Sugar maple (Acer saccharum)

L. slab, R. quarter

Sugar Maple Acer saccharum is my preferred material for backs, sides and necks because of its tonal clarity, unequaled beauty under varnish and with figure that is typically more tangled looking than red maple.  All models are stained with water based aniline dye directly to the wood, which deepens and enhances the light reaction of the natural figure of the grain.  Maple also has very fine pores that don't need to be filled before finishing, simplifying the process and contributing to its satin sheen.

The figured grain pattern of maple appears different depending on how the board is cut from the tree. When it is cut parallel to the outside surface of the tree (SLAB CUT), it produces a softer cloud-like appearance.  When it is cut 90 degrees to the surface of the tree (QUARTER CUT), the figure appears as straight lines.  Angled cuts (SPIRAL/RIFT) can produce many subtle variations between slab and quarter.

Maple backs are available as one piece or two piece. OPTIONS  The strongest figure in a maple tree is on the outside of the trunk just under the bark and weakens as it goes further in toward the centre of the tree.  As a result, one piece backs are usually only available as slab or spiral cut as it is less common to find quarter-cut boards 10" or wider with even figure suitable for a well flamed quartered one piece back. As a result, quarter cut backs are normally two narrower boards jointed together.

Two piece backs can be either quarter-cut, spiral or slab and can be either book-matched (two mirror image pieces folded open from a narrower board) or slip-matched from a longer board folded in half lengthwise.  Any subtle tonal difference between one piece/slab or two piece/quartered can be attributed to the little extra stiffness of quartered wood compared to a slab from the same tree.

As sugar maple is the dominant species in the maple syrup industry, the other pleasant feature of working with this timber is a subtle natural sweetness that fills the air when steaming and bending the sides. Side bending day is a good day.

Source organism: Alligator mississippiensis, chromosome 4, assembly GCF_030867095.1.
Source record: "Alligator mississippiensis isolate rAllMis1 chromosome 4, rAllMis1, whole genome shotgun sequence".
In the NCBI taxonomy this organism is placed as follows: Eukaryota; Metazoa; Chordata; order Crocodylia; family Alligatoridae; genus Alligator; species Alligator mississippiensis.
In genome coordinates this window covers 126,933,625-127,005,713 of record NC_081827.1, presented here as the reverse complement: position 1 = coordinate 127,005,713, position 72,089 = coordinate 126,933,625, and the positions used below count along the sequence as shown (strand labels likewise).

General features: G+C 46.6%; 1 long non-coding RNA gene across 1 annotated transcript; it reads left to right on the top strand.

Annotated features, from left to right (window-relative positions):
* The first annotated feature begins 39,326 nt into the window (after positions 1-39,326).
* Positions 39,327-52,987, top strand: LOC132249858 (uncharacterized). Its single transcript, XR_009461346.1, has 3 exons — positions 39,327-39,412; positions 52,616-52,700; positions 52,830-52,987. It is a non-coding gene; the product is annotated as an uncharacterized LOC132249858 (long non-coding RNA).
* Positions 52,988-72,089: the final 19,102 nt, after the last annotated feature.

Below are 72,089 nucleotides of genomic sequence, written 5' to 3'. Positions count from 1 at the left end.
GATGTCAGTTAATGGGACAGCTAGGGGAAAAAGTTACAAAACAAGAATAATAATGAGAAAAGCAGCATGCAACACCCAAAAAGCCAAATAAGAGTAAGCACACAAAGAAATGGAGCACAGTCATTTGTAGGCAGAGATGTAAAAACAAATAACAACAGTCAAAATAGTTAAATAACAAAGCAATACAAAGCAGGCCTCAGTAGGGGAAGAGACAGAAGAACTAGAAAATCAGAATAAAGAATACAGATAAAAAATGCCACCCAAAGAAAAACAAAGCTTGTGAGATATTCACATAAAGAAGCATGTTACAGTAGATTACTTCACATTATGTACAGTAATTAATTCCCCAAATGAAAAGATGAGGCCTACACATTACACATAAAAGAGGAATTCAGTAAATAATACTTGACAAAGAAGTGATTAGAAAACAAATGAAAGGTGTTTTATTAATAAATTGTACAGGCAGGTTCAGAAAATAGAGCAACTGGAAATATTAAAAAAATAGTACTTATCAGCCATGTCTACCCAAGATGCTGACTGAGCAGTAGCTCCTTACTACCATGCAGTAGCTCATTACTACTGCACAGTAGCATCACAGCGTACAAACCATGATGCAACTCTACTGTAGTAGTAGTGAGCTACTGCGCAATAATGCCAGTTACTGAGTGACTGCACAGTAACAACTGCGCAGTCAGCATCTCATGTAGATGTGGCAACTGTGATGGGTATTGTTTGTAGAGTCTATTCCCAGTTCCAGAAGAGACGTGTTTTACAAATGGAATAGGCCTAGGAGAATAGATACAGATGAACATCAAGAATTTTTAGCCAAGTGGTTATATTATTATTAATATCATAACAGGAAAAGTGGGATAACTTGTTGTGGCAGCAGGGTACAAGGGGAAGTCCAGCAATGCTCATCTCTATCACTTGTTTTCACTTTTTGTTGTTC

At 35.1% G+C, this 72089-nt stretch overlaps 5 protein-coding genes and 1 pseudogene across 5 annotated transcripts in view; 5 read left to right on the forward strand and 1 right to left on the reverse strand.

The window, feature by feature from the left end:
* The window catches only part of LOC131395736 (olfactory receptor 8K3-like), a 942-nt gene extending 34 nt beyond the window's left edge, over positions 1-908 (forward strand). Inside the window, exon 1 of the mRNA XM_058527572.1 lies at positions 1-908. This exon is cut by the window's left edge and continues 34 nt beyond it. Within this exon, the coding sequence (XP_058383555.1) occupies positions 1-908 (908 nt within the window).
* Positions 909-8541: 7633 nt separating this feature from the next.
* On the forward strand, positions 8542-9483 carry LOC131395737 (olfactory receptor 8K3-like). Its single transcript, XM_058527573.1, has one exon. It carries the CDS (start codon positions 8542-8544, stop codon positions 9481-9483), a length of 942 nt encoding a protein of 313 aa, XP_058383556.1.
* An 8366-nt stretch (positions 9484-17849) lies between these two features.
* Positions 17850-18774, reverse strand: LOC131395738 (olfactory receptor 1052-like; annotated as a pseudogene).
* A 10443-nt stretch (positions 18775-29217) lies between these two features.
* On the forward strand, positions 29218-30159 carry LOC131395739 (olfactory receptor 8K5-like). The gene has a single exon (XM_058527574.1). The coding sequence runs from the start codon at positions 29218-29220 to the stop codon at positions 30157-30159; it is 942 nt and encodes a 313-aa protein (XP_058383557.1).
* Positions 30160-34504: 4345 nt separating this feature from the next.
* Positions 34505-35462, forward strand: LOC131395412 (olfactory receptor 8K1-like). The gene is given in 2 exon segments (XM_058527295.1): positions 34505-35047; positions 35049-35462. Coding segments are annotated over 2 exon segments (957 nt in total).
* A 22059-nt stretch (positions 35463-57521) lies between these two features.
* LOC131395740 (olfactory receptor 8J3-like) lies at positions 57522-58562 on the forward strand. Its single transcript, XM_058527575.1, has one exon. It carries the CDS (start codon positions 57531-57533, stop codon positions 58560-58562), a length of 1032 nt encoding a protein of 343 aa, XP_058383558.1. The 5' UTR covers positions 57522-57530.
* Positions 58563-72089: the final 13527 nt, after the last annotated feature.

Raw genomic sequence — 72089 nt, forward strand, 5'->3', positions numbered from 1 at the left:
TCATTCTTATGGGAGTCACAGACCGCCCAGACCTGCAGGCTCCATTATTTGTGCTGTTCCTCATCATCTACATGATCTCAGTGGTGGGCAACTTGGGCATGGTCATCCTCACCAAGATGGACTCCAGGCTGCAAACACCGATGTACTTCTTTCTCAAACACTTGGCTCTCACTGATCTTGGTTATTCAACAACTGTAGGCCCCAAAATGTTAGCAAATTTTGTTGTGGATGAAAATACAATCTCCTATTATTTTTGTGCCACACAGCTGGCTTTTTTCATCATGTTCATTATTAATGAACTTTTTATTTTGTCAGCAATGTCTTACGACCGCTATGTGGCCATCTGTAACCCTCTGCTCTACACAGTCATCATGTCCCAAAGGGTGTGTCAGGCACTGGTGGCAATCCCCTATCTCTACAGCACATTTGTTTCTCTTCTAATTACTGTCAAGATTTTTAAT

Sugar maple
L. 2 piece book-matched spiral, R. 1 piece slab

Red Maple Acer rubrum is similar in appearance to sugar maple but not as dense, with a figured pattern that is usually broader and more even than sugar maple.  It works well in combination with the softer spruces and the X bracing pattern when the maximum bass response is preferred. OPTIONS


Red spruce (Picea rubens)

For maximum strength to weight ratio, the soundboard is always carved from book-matched quarter-cut spruce billets and graduated with the thickest point in the centre under the bridge, radiating outward to the thinnest just in from the edge.

Bosco che suona, Val de fiemme, Italy

Red Spruce Picea rubens, like sugar maple, is the hardest of its species and a good choice for soundboards where clarity is important when playing with other loud instruments. Needing a little more time to play-in than softer spruces, it has the potential of developing into the clearest most powerful tone with strong mid-range projection, particularly when combined with "parallel" tonebars.  OPTIONS

European Spruce Picea abies is a little softer than red spruce with similar properties to the denser range of engelmann spruce, but trees with harder "compression" growth rings produce many of the same qualities of Picea rubens. It is a good alternative, particularly for larger instruments such as guitars where wider billets with even growth rings are harder to find in Picea rubens. 

Engelmann Spruce Picea engelmannii is the softer of the spruces and can produce a more immediate bass response, particularly when combined with the "X" bracing pattern and a red maple back. The characteristic tone is typically warmer and thicker than the harder spruces. OPTIONS


Fingerboards, fingerboard support blocks, headstock veneers and Model 16jr guitar tailpieces are made from legally sourced Ebony Diospyros spp.